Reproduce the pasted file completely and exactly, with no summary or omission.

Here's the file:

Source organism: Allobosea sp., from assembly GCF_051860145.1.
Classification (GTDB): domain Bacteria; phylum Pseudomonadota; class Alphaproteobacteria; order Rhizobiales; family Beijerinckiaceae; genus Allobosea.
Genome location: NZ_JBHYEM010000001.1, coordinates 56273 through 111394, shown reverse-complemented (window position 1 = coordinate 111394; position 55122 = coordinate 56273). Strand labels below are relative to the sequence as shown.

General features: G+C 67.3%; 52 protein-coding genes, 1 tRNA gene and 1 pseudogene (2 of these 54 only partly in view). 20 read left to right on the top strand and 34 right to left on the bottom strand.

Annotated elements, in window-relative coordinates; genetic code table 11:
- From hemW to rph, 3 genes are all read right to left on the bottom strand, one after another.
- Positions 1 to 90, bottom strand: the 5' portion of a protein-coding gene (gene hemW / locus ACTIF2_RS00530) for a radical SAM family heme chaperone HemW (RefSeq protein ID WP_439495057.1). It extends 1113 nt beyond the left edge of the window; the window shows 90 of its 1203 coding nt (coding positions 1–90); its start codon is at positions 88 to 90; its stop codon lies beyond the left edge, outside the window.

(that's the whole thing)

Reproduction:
Source organism: Allobosea sp., from assembly GCF_051860145.1.
Classification (GTDB): domain Bacteria; phylum Pseudomonadota; class Alphaproteobacteria; order Rhizobiales; family Beijerinckiaceae; genus Allobosea.
Genome location: NZ_JBHYEM010000001.1, coordinates 56273 through 111394, shown reverse-complemented (window position 1 = coordinate 111394; position 55122 = coordinate 56273). Strand labels below are relative to the sequence as shown.

General features: G+C 67.3%; 52 protein-coding genes, 1 tRNA gene and 1 pseudogene (2 of these 54 only partly in view). 20 read left to right on the top strand and 34 right to left on the bottom strand.

Annotated elements, in window-relative coordinates; genetic code table 11:
- From hemW to rph, 3 genes are all read right to left on the bottom strand, one after another.
- Positions 1 to 90, bottom strand: the 5' portion of a protein-coding gene (gene hemW / locus ACTIF2_RS00530) for a radical SAM family heme chaperone HemW (RefSeq protein ID WP_439495057.1). It extends 1113 nt beyond the left edge of the window; the window shows 90 of its 1203 coding nt (coding positions 1–90); its start codon is at positions 88 to 90; its stop codon lies beyond the left edge, outside the window.